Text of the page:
FAR 61.129(a)(4)(i) commercial long solo XC requirements
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Hi everyone,

Received a good question today that I believe could spark some back and forth discussions on here (maybe). Airports have been changed to protect the person who asked the question initially. A commercial applicant did their long solo XC in 4 legs. Here's the routing:

KDAB to KSSI to KAGS to KSSI to KDAB

Total Distance for the XC is 510nm. The legs between KDAB and KSSI are 119nm. The legs between KSSI and KAGS is 136nm. The straight line distance between KDAB and KAGS is 255nm. Here's the overall picture:



There are some that would say that this XC does not fulfill the requirement, because there isn't a single leg over 250nm. There are others that say that it does fulfill the requirements, I'm in that camp.

Here's the regulation:
 

(i) One cross-country flight of not less than 300 nautical miles total distance, with landings at a minimum of three points, one of which is a straight-line distance of at least 250 nautical miles from the original departure point. However, if this requirement is being met in Hawaii, the longest segment need only have a straight-line distance of at least 150 nautical miles;


There is no Letter of Interpretation on this one (that I found), so there isn't a "official/legal" FAA opinion. Wanted to see what the opinions were out there on this question and what your reasoning might be. If nothing else it will help clear the air on this question that comes up from time to time.
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1013 Posts
John Shea:
My question does not only apply to this particular requirement but many of the cross country experience requirements.  The wording is "from the origianl departure point" or "original point of departure".  What is the original departure point?

Essentially, it's whatever you say it is. See these interpretations (with which I do not personally agree, but by Chevron Deference , unless/until it is overturned by a Federal Court, it is what the FAA Chief Counsel says it is as long as the FAA's interpretation isn't "arbitrary, capricious, or otherwise not according to law").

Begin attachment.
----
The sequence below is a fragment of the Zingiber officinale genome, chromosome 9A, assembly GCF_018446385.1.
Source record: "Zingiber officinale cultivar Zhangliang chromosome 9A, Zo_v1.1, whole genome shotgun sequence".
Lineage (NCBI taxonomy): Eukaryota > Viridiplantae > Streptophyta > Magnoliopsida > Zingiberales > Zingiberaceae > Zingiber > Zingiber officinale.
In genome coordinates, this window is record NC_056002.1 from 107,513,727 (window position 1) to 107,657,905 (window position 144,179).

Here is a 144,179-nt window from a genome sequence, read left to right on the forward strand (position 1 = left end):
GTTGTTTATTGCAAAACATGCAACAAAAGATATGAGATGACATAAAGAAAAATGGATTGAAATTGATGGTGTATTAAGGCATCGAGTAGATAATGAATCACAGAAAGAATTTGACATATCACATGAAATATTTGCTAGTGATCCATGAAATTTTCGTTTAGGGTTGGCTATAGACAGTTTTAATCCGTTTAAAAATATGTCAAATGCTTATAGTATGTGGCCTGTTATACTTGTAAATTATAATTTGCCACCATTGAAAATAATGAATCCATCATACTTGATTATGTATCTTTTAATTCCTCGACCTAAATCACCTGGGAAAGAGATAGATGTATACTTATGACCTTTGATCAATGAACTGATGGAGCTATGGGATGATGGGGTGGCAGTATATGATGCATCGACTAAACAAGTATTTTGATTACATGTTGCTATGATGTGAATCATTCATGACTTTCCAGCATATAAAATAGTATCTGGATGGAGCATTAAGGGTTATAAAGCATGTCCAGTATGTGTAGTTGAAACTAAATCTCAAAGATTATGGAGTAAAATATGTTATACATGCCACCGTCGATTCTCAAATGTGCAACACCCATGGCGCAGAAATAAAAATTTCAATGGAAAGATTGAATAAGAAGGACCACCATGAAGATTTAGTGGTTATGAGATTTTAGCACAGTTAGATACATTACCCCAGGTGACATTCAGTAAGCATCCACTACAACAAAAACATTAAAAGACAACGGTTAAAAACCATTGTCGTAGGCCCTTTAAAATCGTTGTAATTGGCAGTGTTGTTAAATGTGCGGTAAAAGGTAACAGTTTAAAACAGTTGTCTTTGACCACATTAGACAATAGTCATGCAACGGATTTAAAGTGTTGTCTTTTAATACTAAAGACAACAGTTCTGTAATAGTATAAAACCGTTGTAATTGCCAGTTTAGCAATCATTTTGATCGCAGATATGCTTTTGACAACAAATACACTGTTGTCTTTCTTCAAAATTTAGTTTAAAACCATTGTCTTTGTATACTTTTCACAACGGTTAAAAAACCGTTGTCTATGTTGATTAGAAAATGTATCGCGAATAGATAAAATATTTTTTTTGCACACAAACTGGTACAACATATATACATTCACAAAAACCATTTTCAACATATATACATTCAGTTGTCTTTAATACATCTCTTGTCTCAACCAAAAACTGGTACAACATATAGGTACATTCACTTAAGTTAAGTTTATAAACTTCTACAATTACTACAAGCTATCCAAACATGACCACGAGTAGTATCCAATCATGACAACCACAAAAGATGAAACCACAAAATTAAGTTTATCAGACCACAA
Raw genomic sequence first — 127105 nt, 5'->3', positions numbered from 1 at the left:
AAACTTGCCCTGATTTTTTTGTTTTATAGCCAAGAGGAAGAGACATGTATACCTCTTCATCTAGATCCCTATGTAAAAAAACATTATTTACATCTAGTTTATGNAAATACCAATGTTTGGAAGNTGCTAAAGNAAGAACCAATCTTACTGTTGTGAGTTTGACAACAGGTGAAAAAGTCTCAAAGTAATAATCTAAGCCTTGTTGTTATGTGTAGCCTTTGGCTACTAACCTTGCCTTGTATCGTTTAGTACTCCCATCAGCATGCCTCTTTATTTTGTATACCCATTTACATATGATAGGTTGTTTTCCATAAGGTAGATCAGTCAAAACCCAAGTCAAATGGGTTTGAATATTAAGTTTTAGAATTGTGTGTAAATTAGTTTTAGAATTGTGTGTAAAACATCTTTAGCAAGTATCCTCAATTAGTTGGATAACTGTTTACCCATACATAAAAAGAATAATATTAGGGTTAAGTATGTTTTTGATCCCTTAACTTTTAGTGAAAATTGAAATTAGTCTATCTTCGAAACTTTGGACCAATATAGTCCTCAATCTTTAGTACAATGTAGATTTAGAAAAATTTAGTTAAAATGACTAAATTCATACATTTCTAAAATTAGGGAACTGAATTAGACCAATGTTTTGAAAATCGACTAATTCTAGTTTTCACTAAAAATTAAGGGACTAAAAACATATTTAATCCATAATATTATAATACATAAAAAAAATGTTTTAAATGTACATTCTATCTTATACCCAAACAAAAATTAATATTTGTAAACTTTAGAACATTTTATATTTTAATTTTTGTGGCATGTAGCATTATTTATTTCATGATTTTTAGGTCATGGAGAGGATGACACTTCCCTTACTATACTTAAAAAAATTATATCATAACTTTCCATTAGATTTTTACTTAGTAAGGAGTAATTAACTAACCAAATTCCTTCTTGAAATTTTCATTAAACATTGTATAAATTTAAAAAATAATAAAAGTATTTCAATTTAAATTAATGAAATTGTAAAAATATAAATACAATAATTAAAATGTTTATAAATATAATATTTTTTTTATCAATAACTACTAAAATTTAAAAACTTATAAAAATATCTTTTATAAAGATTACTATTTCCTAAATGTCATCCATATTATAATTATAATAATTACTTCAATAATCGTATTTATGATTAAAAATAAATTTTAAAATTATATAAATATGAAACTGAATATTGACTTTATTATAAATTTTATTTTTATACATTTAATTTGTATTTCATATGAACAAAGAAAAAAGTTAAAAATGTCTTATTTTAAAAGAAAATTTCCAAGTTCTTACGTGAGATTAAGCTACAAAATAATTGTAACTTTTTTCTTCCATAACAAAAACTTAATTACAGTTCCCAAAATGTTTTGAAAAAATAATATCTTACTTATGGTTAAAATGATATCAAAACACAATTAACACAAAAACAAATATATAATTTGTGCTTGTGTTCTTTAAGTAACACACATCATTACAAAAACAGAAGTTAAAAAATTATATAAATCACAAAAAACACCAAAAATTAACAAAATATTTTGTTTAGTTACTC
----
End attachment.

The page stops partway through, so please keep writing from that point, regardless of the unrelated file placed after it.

https://www.faa.gov/about/office_org/headquarters_offices/agc/practice_areas/regulations/interpretations/data/interps/2009/van zanen - (2009) legal interpretation.pdf
https://www.faa.gov/about/office_org/headquarters_offices/agc/practice_areas/regulations/interpretations/data/interps/2009/keller - (2009) legal interpretation.pdf

As for overnight stops, the Chief Counsel hasn't addressed that question, but AFS-800 (which is in charge of writing Part 61) has stated, "Departure for the purpose of conducting a 'round robin' cross-country flight is a normal scenario where 'original point of departure' and destination are the same. The 'original point of departure' does not change with a new day or delay."

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My question does not only apply to this particular requirement but many of the cross country experience requirements.  The wording is "from the origianl departure point" or "original point of departure".  What is the original departure point?  For example, if one is flying from Florida to California in a Cessna 152, and the trip takes a week.  Is the "original departure point" Florida, or does it change say at the end of the flight day?  Could not find any FAA letter of interpretation to define this term.  It is not defined in the regulations either.  I do agree that the above cross country example is in compliance with 61.129.  One might be hard pressed to fly a C152 250nm without a fuel stop!  My commercial candidate flew KRHV-KPRB-KBUR-KBFL-KCVH-KRHV.   The KRHV-KBUR distance equals 253nm.
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Thanks Ron, I figured you'd come to the same conclusion. Good to hear I was on the right track. Still a lot of CFIs out there that misinterpret it.
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1013 Posts
Plain reading of the regulation says it's fine.  Nothing in that regulation says anything about the distance of any individual leg.